Chinese President Hu Jintao (胡錦濤) is expected to arrive in Japan tomorrow for the first visit by a Chinese head of state in a decade, in a sign of steady reconciliation between the Asian giants despite lingering disputes.
Hu will spend five days in Japan, during which he is expected to go on a diplomatic charm offensive — playing ping-pong, chatting with students and touring temples.
Japan, which counts on commerce with its fast-growing neighbor as a key driver of its economic recovery, has been preparing for months for Hu’s visit — only the second ever by a Chinese president.
“I hope to have candid talks on how Japan and China can cooperate in a wide range of fields, which are not limited to bilateral relations but also include the peace and security of this region,” Japanese Prime Minister Yasuo Fukuda said on Friday.
In a sign of just how important the visit is for Japan, Emperor Akihito, who limits public appearances, is scheduled to see Hu three times during his stay.
Hu, who yesterday gave an interview with Japanese media in Beijing, was quoted by Jiji Press as saying: “I don’t want to see a number of discrepancies and problems to occur.”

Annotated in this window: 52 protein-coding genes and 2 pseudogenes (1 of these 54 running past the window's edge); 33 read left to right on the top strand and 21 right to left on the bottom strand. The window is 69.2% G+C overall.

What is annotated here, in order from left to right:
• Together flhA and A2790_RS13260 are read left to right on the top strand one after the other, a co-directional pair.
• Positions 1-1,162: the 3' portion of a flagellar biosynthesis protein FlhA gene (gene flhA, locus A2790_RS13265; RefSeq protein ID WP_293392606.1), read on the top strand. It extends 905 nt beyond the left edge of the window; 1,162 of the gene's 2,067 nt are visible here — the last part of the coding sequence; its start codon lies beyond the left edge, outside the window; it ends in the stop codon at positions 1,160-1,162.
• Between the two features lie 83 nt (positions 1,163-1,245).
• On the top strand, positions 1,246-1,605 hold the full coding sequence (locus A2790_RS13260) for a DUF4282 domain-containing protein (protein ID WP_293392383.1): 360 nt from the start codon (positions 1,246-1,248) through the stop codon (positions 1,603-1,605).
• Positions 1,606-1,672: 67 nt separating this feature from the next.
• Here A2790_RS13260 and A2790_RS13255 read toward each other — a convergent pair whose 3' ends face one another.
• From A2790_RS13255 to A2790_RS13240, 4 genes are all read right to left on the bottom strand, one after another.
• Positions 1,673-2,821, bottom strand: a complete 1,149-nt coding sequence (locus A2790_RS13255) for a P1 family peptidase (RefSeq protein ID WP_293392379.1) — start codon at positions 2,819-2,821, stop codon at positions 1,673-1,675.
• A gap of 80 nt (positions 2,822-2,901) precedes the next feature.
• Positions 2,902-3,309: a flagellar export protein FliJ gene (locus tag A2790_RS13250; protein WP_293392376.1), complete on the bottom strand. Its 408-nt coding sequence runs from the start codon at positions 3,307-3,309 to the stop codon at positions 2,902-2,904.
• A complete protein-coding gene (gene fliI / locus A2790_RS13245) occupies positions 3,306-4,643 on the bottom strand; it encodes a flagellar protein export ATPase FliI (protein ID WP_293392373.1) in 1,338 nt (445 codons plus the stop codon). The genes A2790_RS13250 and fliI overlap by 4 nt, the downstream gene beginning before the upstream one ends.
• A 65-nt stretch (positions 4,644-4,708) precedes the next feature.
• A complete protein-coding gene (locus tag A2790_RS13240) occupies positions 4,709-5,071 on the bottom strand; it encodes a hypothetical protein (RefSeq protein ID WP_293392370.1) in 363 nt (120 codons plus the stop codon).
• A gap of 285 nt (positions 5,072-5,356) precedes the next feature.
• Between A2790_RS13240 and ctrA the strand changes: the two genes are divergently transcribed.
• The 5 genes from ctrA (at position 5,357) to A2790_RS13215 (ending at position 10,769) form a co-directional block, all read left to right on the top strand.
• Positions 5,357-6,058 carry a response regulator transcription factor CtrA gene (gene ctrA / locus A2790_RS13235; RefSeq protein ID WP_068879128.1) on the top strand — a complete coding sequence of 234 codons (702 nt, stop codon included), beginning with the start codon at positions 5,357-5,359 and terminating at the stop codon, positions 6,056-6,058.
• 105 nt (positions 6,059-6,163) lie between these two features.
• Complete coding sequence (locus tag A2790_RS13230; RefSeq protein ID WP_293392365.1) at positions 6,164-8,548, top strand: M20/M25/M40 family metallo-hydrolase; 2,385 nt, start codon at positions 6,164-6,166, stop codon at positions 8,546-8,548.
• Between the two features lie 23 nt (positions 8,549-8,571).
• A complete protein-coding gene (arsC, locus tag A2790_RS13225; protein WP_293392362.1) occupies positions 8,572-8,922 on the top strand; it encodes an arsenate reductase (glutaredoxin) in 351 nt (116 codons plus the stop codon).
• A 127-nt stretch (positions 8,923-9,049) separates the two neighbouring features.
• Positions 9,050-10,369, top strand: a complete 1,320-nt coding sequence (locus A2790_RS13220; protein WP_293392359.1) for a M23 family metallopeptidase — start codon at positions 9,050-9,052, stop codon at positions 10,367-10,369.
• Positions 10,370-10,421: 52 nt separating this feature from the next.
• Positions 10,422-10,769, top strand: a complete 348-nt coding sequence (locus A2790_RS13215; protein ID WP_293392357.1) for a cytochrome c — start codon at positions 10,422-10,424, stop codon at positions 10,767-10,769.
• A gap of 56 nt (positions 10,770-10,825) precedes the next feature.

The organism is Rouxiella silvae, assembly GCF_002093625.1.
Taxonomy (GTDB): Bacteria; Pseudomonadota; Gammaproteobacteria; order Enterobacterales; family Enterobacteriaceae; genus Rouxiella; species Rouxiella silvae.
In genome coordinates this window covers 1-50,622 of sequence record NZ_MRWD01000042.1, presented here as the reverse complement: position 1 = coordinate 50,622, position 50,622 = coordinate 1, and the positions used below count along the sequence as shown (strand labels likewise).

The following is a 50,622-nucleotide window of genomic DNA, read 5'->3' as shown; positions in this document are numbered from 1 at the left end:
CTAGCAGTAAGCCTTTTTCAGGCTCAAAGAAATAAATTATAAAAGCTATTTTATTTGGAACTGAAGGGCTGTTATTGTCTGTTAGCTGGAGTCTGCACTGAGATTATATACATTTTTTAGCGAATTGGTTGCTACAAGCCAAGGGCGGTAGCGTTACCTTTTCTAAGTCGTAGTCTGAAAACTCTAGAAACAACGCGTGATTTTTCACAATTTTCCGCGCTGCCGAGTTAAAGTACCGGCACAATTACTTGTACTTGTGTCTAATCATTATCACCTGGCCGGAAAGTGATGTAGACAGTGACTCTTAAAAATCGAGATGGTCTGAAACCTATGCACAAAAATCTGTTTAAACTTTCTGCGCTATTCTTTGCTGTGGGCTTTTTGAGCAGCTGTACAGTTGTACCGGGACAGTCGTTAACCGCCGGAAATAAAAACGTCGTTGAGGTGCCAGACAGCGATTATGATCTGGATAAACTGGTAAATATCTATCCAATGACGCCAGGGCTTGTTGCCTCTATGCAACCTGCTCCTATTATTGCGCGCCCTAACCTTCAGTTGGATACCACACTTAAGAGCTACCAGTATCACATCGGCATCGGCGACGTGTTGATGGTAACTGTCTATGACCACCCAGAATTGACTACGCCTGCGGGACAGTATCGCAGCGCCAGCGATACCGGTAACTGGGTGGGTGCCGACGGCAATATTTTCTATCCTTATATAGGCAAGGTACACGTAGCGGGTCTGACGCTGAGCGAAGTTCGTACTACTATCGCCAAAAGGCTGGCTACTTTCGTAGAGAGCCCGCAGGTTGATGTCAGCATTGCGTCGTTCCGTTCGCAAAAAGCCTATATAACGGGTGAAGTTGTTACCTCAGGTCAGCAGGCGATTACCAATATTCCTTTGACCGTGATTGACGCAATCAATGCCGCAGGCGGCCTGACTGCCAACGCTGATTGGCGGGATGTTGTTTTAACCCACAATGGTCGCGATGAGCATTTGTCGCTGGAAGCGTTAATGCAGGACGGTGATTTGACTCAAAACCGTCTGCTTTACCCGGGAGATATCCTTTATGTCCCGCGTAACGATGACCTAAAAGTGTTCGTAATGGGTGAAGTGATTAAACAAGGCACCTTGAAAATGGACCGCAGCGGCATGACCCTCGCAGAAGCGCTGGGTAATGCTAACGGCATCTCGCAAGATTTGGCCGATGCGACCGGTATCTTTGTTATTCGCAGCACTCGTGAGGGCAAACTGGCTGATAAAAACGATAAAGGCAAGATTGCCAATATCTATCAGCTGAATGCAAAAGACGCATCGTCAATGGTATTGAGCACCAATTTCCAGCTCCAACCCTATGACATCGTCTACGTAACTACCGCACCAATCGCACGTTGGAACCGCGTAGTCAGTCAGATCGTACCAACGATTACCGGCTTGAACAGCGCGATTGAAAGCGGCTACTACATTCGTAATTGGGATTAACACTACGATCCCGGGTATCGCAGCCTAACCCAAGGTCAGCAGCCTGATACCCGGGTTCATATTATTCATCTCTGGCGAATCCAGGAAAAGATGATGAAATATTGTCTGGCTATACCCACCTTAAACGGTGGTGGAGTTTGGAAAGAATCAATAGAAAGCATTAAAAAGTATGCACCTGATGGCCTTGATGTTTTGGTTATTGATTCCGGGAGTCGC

“Speaking frankly is most important,” he said.
Japan and China have uneasy ties dating back to the legacy of Japanese aggression before World War II and several thorny issues remain on the agenda.
They failed in marathon talks to achieve their goal of resolving one of the most difficult disagreements before the summit — a territorial feud over lucrative gas fields in the East China Sea.
“Through joint efforts, I believe we will find a plan acceptable for both sides and surely be able to solve the issue appropriately,” Jiji quoted Hu as saying.
Hu’s visit also comes in the wake of a row over poisoned Chinese-made dumplings that sickened Japanese consumers and an international uproar over China’s crackdown on protests against its rule in Tibet.
Japan has voiced concern over the situation in the Himalayan region and pro-Tibet demonstrators say they are planning to protest during Hu’s visit, his first overseas trip since the unrest broke out in March.
But analysts say the visit is more about symbolism than taking up disputes, with both countries believing that neither stands to benefit from high tension.
“Neither Japan or China can afford to make this visit a failure because China is hosting the Beijing Olympics and Japan is hosting the Group of Eight summit” in July, said Satoru Miyamoto, a Northeast Asia specialist at the Japan Institute of International Affairs.
“Cooperation on climate change, which is important for the success of the G8 summit, is one of few practical achievements we can expect during Hu’s visit,” Miyamoto said.
Fukuda, who visited China in December, is likely hoping that the summit will boost his popularity, which has recently sunk to fresh lows over domestic issues.
Fukuda is a longstanding champion of reconciliation with China.